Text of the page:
The Washington Consensus has become a one-size-fits-all approach.   As originally formulated by Williamson, the Washington Consensus specifically pertains to the "lowest common denominator" of policy reforms applied by the IMF and WB to Latin American countries.    But over time, the Washington Consensus has become a mantra of sound economics. What is good for Latin America is good for Asia, Eastern Europe and all other places.  This is what the entrepreneur (or speculator, depending on one’s bias) George Soros calls "market fundamentalism."  This is what Williamson recognizes as "neo-liberalism."

Of recent vintage is the so-called "augmented Washington Consensus," which includes the sequencing of reforms, the promotion of transparency and accountability, the strengthening of regulatory institutions, and the fight against corruption. The "augmented Washington Consensus" is a delayed reaction to the criticisms as well as an acknowledgement of the weaknesses and shortcomings of the original Consensus. 

Nevertheless, the augmented agenda can only complicate matters.  To return to Rodrik’s criticism, a blueprint with too many prescriptions is impractical for a developing country.  All these policy prescriptions are common features in the mature economies.   If we stretch the logic, we can surmise that were such reforms put in place in a developing country, it would instantly qualify as a highly developed country in the OECD (Organization for Economic Cooperation and Development) league.  Yet, we all know that the transformation of a developing country into a rich industrial one takes more than a generation.{mospagebreak}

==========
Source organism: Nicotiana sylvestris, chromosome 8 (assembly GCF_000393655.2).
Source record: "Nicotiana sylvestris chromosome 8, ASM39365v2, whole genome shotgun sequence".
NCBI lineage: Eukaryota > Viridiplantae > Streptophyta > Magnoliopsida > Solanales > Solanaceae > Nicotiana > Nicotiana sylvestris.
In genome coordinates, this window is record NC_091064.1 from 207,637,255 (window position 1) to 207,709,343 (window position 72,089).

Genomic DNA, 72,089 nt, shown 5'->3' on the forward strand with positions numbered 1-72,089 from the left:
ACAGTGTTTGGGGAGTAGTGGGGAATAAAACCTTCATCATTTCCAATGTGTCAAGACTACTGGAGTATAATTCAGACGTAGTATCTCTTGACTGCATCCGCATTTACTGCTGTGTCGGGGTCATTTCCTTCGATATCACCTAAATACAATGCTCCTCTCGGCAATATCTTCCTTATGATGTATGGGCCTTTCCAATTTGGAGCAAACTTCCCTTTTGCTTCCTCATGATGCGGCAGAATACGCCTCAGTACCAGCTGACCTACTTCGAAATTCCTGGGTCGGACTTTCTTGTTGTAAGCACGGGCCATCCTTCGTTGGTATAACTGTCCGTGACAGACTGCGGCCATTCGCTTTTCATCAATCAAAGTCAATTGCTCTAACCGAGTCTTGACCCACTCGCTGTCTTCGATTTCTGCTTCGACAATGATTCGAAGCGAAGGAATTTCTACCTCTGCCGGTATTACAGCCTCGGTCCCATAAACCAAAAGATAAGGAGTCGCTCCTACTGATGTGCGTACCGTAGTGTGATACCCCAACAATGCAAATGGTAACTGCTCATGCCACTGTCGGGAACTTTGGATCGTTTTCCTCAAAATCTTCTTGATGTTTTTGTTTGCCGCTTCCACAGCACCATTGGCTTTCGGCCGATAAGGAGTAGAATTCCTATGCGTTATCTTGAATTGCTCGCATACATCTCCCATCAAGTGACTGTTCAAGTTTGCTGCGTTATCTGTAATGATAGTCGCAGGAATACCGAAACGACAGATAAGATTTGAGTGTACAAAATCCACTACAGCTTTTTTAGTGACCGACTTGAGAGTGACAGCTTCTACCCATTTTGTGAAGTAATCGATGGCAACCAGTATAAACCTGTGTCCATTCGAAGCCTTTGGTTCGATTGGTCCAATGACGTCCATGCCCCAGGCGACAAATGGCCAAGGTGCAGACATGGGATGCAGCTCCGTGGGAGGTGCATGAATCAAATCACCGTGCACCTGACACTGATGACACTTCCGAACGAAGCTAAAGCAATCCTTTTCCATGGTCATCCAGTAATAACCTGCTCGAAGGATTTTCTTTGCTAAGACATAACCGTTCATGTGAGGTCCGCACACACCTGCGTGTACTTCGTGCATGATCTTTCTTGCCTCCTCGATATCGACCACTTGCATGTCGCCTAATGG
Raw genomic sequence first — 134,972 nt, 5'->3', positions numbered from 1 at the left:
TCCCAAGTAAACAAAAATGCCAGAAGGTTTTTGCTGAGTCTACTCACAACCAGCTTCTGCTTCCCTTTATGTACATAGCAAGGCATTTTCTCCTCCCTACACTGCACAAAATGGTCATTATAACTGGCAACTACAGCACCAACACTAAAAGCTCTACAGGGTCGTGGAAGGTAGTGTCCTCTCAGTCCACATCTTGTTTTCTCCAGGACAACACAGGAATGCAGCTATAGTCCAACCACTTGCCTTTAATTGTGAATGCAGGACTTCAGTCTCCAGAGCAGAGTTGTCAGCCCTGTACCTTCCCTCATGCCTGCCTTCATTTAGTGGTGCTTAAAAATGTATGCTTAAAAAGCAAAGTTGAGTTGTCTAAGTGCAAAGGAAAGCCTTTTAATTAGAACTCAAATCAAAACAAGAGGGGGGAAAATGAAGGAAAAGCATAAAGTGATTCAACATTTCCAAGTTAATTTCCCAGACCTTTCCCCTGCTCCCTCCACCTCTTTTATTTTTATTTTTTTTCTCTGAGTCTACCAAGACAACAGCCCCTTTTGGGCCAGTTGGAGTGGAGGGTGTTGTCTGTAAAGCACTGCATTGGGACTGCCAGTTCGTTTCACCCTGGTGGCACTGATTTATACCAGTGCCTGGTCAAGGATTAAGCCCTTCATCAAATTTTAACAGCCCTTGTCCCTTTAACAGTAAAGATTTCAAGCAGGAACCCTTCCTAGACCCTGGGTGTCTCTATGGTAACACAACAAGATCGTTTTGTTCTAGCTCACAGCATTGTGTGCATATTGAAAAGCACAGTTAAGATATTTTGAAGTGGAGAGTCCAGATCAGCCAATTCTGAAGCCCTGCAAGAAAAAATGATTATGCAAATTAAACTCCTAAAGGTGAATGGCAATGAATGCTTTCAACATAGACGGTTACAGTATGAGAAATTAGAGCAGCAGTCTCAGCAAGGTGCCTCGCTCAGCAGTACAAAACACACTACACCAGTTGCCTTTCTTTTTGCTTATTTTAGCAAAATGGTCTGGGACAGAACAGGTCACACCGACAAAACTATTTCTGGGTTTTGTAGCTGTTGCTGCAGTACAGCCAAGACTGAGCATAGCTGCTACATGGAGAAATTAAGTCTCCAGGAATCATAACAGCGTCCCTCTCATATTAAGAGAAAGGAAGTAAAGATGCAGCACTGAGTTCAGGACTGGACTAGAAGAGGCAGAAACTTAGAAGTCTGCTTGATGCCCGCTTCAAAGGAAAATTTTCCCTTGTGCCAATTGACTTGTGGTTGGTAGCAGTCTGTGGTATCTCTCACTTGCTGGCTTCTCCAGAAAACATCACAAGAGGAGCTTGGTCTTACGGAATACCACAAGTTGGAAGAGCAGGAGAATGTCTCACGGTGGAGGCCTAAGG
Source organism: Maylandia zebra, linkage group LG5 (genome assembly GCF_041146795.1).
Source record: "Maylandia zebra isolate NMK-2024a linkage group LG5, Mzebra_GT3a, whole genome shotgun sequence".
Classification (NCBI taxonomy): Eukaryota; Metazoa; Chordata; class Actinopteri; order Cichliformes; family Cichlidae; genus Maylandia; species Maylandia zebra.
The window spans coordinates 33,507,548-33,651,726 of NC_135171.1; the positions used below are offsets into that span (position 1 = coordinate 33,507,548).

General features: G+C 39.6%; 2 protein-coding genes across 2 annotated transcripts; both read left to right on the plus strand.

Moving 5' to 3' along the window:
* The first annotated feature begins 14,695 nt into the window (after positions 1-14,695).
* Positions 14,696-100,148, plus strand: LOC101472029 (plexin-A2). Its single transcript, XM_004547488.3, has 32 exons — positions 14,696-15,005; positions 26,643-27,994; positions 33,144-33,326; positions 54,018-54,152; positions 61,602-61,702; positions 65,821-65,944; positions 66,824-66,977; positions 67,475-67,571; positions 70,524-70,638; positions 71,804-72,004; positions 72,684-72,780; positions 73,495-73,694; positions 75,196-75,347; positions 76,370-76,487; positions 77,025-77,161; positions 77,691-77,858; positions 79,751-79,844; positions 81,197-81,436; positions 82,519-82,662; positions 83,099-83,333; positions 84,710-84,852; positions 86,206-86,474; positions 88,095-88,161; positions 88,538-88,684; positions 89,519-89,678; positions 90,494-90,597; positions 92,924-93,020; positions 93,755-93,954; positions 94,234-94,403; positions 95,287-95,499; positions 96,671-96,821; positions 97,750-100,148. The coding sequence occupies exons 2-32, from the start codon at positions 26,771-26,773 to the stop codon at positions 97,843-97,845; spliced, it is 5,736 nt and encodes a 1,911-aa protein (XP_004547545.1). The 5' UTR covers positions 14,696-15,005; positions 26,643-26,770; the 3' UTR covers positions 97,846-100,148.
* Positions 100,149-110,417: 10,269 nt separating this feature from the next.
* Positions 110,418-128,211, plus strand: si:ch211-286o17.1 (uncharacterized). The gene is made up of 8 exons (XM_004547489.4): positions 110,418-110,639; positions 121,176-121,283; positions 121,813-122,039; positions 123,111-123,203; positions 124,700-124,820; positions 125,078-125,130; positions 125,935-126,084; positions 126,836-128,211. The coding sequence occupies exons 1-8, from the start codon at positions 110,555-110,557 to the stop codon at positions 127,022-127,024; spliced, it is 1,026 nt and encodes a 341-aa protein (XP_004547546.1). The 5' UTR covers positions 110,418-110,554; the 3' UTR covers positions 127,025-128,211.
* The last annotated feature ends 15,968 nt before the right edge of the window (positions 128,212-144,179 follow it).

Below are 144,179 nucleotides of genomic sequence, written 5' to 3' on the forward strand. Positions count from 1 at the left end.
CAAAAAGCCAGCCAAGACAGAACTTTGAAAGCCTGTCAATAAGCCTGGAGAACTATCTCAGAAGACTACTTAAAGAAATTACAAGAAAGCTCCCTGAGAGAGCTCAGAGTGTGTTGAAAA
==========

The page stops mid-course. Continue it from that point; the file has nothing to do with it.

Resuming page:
Neo-Classical Economics: An Ally

Arguably, some of the powerful weapons against the Washington Consensus are found in the neo-classical economic armory.  That is why Rodrik has reminded the progressive scholars and activists to treat neo-classical economics as an ally in exposing and isolating the Washington Consensus.  Here, we offer several examples to illustrate this point.